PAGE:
All posts by Andre Salles

It’s No Bull
But Say Zuzu's Every Mile Ain't Bad

Well, this was supposed to be the first Tuesday Morning column in about six weeks that was actually delivered and posted on a date that resembles the one atop the column, but no such luck. This week I battled valiantly against a hacking, wheezing, snotty sort of illness that set up shop in my throat and proceeded to sell huge amounts of gooey green liquid to all takers within my skull. I went to work all mopey and leaky, hoping to spread my viral infection to the most deserving asswipe of an assistant editor ever visited upon the journalism industry, but otherwise stayed unconscious. We’ll see next week if it was all worth it, if Huggybear the Grim (as we’ve come to call him) collapses, his lungs aflame and his head dissolving to liquid. Such thoughts keep a smile on my face.

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I need to mention the Oscars for a second, simply because it will annoy Josh Rogers, and I haven’t heard from him in a while, and this should incite him to write me a hateful e-mail about stupid awards shows, which I will enjoy reading. So, the Oscars.

I’m overall happy with the selections this year, even though A Beautiful Mind is going to mercilessly sweep through the top awards – Best Picture, Best Actor, Best Director, Best Supporting Actress and Best Adapted Screenplay are all but in the bag. It’s a shame, really, because two much more deserving films are nominated (In the Bedroom and Moulin Rouge), but that seems to be the case every year, and why should this one provide that glimmer of faint hope that would sustain millions of moviegoers’ faith in the Academy? Screw that, give it to Russell Crowe again.

But beyond that, I need to mention the most egregious snub of the lot (besides the single solitary major nomination for Memento, which deserved much more than Best Screenplay – I mean, jeez, not recognizing Guy Pearce, at least, is just silly). How can the voters nominate Moulin Rouge for Best Picture without recognizing Baz Luhrmann for Best Director? If any film this year stands as the very image of its director’s singular vision, it’s this one. No one else alive could have made this film, and granting nominations to Robert Altman for directing Masterpiece Theater…er, I mean, Gosford Park, and to David Lynch for coming up with yet another masturbatory chunk of obscure whimsy is simply insane. Luhrmann is one of a handful of modern directors willing to commit completely to a style, a scope and a worldview that is utterly his own. He already won the prize in my head, so to not see his name on the list was a surprise.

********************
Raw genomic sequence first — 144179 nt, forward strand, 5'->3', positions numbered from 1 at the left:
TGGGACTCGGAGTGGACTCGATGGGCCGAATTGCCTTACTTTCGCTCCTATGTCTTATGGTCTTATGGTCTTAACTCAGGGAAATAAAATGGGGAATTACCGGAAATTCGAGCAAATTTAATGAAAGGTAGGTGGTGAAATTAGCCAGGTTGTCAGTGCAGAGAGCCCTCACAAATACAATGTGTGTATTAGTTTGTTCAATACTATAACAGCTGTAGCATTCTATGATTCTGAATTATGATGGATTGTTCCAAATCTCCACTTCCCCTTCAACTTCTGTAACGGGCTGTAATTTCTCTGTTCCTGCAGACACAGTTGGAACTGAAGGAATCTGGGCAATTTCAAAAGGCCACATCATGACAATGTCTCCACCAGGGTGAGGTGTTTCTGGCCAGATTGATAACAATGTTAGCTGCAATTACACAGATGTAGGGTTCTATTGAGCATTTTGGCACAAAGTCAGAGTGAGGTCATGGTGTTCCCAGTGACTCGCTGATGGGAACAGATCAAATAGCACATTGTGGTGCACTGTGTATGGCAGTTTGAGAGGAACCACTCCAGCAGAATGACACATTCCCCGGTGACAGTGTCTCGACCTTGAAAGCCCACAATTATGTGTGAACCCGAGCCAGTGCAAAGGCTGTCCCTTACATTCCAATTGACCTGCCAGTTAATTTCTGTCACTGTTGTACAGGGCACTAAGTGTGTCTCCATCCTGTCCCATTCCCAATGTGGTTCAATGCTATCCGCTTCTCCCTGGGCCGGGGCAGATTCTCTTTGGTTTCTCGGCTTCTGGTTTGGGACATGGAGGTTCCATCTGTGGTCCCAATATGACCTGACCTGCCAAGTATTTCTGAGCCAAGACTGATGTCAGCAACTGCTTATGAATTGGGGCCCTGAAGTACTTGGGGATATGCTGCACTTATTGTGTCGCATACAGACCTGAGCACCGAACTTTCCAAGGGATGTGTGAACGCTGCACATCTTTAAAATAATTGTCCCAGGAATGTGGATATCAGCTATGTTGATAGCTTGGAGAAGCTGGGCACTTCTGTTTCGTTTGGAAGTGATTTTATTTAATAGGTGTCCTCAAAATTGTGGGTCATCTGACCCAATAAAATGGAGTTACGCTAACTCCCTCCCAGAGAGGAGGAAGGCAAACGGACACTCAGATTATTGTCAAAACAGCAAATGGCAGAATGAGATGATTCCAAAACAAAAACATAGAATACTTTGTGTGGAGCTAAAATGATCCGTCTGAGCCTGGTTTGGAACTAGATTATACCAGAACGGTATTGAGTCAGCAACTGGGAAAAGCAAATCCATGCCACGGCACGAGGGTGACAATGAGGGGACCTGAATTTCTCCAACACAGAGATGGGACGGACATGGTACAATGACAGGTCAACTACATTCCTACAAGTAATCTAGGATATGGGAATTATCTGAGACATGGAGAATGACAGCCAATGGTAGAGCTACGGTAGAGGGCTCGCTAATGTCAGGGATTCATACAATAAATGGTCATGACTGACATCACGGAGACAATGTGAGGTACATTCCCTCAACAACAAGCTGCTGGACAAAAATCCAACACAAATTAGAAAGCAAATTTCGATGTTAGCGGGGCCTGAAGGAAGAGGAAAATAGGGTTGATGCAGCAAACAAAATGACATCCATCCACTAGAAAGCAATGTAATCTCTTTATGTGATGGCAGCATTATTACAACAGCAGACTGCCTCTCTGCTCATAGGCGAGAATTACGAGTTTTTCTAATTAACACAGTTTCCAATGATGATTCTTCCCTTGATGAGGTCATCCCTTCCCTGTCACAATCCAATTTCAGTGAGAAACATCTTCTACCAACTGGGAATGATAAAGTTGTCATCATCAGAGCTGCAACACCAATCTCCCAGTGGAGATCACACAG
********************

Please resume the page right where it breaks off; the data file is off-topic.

Enough of that. And don’t even get me started on the damn Grammys…

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How Portsmouth, New Hampshire’s Say Zuzu haven’t ridden the alt-country wave to a major label contract is beyond me. There are a number of fabulous bands in northern New England, but Say Zuzu comes in at pretty near the top of the heap. They’ve been around for a decade, perfecting and plying their brand of vaguely twangy rock ‘n’ roll to a depressingly small audience. In 1998 they released their masterpiece of a fourth album, the one they’d been building towards since their inception, and they called it Bull. It’s the kind of record that you put on to listen to alone, and instantly wish you had 500 friends who could come over and listen to it with you. In my Face Magazine column of that year, I called it “the best alt-country album released since the breakup of Uncle Tupelo,” and each time I listen to it, I decide that I wasn’t exaggerating.

Say Zuzu is fronted by a couple of top-notch singers and songwriters in Cliff Murphy and Jon Nolan, kind of the Lennon and McCartney of the band. Even though he signed my copy of Say Zuzu’s new album “Yours in rock,” I’ve always kind of preferred Nolan’s work, but over the years both have grown considerably. It’s sad, then, that very little of that growth is in evidence on Every Mile, their just-released fifth album. The songs and tones stay within pretty strict confines, and none of the wild experimentalism of Bull shows up for the party. It’s almost like listening to a different band.

And, in fact, that’s what’s happened. Murphy and Nolan remain the only original members, having welcomed bassist Jon Pistey and drummer Tim Nylander to the band. If Bull was the sound of one unit spreading its wings, Every Mile is the sound of four guys feeling each other out musically. The songs are straightforward, and the record hardly ever deviates from the guitars-bass-drums format.